Jeff Schechtman: Are we seeing some of these companies kind of playing games? I think you refer to it in your Fast Company article as kind of interstate arbitrage, the way Amazon did with HQ too, trying to play one state off against another in terms of what advantages they can garner.

Bradley Tusk: Yeah, sometimes. I think there’s sort of two categories. Category one would be a company that just say, ‘Look, we’re tired of living in the West Coast or the East Coast and all of the challenges that it brings with it in terms of cost of living and quality of life and rising crime and other problems that we’re seeing kind of pop up again with some of the different cities. Therefore, we’d rather just be somewhere else.’ But then the second would be someone who said, ‘Look, there’s money to be made here by engaging in this kind of interstate arbitrage where we can pit cities and states against each other and see who will offer us the most.’

Bradley Tusk: I look at, we think about Tesla while they’re moving their headquarters from the Bay Area down to Austin. They engaged in that very much when they built their giga factory for all their battery stuff that Nevada, after a huge bidding war, ended up winning. Some of these companies have already been doing that. And so yeah, you’re going to see it, and I think especially as cities and states struggle with the budgetary impact of COVID and facing, many of them, billions of dollars in deficits, if not more. They can’t afford to lose any more tax revenue. And so, it’s easy to see them saying to themselves, ‘Well, I’ll throw these tax credits or incentives at these companies because it’s better than nothing.’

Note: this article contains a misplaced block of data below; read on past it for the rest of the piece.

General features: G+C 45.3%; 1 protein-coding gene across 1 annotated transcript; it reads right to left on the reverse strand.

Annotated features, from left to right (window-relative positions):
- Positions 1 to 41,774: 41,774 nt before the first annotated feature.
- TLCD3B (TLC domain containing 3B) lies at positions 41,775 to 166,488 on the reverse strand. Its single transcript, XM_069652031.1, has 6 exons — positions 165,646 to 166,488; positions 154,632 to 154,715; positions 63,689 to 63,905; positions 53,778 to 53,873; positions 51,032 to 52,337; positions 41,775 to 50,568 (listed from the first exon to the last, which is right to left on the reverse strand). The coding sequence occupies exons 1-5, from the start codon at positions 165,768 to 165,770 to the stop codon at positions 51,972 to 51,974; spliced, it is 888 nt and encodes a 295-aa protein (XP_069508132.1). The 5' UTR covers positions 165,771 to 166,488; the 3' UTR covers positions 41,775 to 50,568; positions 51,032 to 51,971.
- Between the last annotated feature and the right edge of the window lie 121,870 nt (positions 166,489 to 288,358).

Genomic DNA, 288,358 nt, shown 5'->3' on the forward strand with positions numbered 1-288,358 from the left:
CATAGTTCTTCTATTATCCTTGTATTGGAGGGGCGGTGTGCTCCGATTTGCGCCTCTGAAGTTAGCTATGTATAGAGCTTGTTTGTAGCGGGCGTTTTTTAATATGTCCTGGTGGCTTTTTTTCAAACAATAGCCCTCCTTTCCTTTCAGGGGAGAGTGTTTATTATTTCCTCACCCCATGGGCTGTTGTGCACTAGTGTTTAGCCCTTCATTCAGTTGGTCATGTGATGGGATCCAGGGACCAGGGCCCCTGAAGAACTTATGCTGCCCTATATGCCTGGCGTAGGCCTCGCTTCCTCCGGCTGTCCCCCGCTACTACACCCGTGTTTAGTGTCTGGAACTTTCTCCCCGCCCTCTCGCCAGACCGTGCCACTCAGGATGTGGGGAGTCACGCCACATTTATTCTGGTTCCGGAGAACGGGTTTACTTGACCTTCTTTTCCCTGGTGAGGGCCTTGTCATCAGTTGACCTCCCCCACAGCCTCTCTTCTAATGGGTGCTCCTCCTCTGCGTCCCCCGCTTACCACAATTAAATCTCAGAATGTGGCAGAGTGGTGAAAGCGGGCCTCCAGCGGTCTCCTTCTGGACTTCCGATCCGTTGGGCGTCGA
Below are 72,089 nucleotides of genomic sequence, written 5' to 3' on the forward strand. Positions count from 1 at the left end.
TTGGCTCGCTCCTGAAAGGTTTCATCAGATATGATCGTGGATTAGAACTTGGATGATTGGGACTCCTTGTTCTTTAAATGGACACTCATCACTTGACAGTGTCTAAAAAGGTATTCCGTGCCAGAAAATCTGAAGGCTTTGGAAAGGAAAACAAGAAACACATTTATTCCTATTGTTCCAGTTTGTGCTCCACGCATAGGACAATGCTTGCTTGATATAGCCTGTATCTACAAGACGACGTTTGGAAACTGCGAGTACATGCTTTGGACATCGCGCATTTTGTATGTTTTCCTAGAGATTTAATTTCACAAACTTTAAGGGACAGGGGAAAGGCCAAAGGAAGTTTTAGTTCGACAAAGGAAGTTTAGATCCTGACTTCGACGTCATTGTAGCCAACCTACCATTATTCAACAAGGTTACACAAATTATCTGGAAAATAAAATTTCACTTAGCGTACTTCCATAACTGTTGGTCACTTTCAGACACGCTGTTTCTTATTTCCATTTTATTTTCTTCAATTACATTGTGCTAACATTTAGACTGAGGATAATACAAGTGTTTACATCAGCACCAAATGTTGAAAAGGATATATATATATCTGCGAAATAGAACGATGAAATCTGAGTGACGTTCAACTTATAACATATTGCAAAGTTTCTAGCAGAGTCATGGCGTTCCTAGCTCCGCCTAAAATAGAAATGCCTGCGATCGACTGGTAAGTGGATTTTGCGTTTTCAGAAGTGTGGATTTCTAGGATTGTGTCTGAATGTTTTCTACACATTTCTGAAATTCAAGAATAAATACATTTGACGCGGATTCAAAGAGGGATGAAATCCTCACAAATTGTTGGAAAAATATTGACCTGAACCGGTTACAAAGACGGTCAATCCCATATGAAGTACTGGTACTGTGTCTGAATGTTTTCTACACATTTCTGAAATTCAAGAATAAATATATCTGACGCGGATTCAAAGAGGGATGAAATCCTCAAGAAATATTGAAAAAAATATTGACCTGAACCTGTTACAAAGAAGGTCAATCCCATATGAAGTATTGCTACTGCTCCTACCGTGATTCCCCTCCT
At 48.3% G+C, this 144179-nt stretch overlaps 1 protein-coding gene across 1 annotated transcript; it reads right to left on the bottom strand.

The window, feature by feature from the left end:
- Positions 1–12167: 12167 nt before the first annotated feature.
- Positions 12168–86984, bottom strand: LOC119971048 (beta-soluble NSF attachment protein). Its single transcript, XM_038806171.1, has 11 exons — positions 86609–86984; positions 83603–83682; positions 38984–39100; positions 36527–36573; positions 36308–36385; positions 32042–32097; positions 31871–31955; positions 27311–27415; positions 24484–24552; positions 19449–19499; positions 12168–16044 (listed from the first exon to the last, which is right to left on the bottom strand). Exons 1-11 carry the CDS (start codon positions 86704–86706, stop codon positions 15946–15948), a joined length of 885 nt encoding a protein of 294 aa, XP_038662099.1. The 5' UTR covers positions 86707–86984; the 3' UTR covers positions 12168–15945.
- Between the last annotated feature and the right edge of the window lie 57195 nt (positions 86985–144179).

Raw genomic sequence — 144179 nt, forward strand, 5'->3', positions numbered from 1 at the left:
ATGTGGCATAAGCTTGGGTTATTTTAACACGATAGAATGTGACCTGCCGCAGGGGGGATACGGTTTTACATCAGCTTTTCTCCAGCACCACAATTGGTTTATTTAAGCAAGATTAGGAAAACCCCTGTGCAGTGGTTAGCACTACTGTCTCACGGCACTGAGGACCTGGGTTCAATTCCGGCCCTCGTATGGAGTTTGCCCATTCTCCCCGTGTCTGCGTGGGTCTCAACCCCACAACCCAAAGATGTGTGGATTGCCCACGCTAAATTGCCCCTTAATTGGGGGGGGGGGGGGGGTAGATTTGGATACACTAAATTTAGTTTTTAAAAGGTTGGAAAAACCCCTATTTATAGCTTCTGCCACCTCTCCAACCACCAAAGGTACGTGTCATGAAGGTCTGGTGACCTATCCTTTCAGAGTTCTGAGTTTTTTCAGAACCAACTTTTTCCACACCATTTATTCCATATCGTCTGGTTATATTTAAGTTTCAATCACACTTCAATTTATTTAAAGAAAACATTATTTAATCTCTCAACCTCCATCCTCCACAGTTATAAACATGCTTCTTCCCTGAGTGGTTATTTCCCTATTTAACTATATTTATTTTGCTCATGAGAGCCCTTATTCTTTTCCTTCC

Jeff Schechtman: Is it more than taxes, is it about regulation? And if so, in what area specifically is it an advantage to some of these companies?

Bradley Tusk: Yeah, so it’s definitely both and it depends on the regulation, but I think one that people in California are hyper-aware of these days is worker classification. You just endure $200 million-plus in ads asking me to vote for Prop 22, people never expected to hear so much and know so much about whether someone should be an independent contractor or a W2 that drives an Uber or delivers food for DoorDash or whatever it is. That’s not an issue in Texas. If you are one of these companies and you want to know for a fact that your employees or the people that you’re on your platform in those states will clearly be independent contractors that’s to your advantage.

Bradley Tusk: Yeah, there are definitely some regulatory burdens that you see in states like me who are in California. You also do see the political zeitgeist in New York and California has moved very, very far to the left. Here in New York City, AOC is kind of our biggest star these days. And she is literally a democratic socialist. Given that movement has picked up so much steam on both coasts, I think there’s also some feeling of persecution among businesses, where they feel like they’re being unfairly targeted by the left, accused of things by the left, and they’re kind of saying whether it’s petulantly or not, ‘You know what? I don’t have to take this. Texas wants me, Florida wants me, I’ll just go there.’